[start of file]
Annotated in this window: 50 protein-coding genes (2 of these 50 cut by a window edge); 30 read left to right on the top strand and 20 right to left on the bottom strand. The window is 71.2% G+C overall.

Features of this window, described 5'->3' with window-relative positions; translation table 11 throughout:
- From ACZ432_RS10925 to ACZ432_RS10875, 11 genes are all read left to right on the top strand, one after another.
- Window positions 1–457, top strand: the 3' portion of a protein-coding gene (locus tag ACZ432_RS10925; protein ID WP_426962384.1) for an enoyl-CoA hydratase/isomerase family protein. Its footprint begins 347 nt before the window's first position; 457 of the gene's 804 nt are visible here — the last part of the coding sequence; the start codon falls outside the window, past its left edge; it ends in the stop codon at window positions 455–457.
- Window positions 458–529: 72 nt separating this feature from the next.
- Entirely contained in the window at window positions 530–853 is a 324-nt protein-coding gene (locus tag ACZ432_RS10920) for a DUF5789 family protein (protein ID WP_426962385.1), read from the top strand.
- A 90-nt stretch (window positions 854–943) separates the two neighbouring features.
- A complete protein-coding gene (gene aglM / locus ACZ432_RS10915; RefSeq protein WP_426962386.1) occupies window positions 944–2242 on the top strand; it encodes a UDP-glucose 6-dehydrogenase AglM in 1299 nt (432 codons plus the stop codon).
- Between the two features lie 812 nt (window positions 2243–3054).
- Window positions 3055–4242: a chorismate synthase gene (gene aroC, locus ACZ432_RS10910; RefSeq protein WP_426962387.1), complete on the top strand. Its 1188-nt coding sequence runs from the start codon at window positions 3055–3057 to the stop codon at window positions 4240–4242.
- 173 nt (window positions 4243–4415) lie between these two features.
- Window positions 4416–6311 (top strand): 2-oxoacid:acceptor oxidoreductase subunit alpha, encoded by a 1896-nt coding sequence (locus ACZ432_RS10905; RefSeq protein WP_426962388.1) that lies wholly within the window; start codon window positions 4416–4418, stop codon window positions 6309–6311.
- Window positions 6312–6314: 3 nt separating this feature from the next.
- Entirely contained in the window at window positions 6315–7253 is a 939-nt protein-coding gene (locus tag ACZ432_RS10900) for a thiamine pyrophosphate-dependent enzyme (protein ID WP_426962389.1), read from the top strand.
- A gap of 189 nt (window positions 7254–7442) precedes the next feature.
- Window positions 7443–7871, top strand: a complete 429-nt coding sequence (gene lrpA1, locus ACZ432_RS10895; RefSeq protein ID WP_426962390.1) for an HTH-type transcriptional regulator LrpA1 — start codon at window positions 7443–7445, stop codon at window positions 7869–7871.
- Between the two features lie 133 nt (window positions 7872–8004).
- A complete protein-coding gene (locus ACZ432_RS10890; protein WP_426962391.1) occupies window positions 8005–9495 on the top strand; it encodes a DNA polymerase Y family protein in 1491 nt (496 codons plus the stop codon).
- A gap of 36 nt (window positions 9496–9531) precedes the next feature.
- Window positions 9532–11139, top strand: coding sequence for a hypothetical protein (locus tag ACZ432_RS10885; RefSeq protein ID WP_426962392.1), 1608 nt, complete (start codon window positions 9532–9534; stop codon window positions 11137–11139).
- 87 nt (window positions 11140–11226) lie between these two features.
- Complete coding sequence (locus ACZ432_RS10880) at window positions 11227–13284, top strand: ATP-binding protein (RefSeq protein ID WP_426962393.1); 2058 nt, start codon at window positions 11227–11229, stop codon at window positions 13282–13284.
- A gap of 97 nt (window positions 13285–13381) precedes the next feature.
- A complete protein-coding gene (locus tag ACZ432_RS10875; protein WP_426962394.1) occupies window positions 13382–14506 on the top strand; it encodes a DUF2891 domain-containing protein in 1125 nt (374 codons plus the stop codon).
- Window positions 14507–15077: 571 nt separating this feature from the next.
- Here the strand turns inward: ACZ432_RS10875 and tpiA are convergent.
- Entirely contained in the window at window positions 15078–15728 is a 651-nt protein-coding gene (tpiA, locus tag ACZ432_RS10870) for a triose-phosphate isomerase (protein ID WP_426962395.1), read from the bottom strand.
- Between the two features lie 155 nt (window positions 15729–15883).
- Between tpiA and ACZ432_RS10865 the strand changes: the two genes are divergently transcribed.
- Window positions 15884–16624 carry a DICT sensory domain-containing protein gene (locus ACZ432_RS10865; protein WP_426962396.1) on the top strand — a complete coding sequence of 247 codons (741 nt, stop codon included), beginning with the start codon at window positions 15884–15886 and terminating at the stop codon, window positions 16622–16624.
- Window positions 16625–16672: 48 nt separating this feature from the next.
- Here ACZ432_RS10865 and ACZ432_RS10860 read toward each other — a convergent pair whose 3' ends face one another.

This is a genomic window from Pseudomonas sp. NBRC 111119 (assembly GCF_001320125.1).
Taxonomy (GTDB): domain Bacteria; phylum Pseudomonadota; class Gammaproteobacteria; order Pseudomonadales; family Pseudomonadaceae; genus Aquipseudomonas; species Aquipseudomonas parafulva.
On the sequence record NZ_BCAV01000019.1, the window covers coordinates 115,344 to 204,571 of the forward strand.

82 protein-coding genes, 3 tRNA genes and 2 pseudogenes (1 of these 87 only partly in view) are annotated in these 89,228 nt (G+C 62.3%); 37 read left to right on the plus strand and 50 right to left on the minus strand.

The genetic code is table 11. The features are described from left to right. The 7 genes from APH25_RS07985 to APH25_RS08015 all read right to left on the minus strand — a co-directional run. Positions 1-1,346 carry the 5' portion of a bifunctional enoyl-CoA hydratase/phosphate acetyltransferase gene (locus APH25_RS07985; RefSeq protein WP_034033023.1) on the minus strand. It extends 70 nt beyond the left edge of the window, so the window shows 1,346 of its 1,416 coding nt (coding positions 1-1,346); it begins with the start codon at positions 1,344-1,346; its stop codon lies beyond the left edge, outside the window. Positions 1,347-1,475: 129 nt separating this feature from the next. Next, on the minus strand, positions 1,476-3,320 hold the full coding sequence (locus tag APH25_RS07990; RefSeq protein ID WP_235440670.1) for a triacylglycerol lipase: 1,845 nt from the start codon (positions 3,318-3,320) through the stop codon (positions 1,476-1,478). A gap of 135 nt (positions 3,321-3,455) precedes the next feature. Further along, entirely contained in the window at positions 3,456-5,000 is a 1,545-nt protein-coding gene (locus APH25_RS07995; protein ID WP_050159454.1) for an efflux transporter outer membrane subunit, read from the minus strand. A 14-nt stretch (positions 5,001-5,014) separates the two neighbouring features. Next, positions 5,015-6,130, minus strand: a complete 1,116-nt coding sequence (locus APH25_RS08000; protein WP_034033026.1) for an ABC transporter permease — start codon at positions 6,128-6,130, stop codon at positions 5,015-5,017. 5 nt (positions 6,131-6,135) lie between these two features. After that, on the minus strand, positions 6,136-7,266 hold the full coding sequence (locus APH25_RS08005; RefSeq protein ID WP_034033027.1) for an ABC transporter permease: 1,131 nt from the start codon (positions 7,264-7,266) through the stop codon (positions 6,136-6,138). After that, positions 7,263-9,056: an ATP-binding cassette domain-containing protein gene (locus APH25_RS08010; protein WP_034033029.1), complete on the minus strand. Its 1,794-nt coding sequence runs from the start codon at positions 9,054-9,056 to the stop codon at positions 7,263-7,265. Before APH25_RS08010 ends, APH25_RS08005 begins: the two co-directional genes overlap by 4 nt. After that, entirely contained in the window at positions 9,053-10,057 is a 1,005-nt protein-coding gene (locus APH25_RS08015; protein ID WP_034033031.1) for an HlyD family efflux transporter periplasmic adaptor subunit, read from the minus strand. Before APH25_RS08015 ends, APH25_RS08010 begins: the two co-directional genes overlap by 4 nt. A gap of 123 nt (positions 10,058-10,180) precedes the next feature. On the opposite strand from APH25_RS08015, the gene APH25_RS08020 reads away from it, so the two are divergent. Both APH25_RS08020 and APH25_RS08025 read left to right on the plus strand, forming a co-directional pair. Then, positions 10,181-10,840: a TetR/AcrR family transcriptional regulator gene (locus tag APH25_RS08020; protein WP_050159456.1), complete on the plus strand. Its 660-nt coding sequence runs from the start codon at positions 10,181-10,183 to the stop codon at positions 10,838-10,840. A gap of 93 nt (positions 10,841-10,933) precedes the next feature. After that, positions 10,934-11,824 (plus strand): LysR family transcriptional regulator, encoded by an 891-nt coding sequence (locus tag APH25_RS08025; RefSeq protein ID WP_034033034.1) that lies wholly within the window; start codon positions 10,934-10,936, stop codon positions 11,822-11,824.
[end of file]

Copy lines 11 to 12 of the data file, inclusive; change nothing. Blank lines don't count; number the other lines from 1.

- 173 nt (window positions 4243–4415) lie between these two features.
- Window positions 4416–6311 (top strand): 2-oxoacid:acceptor oxidoreductase subunit alpha, encoded by a 1896-nt coding sequence (locus ACZ432_RS10905; RefSeq protein WP_426962388.1) that lies wholly within the window; start codon window positions 4416–4418, stop codon window positions 6309–6311.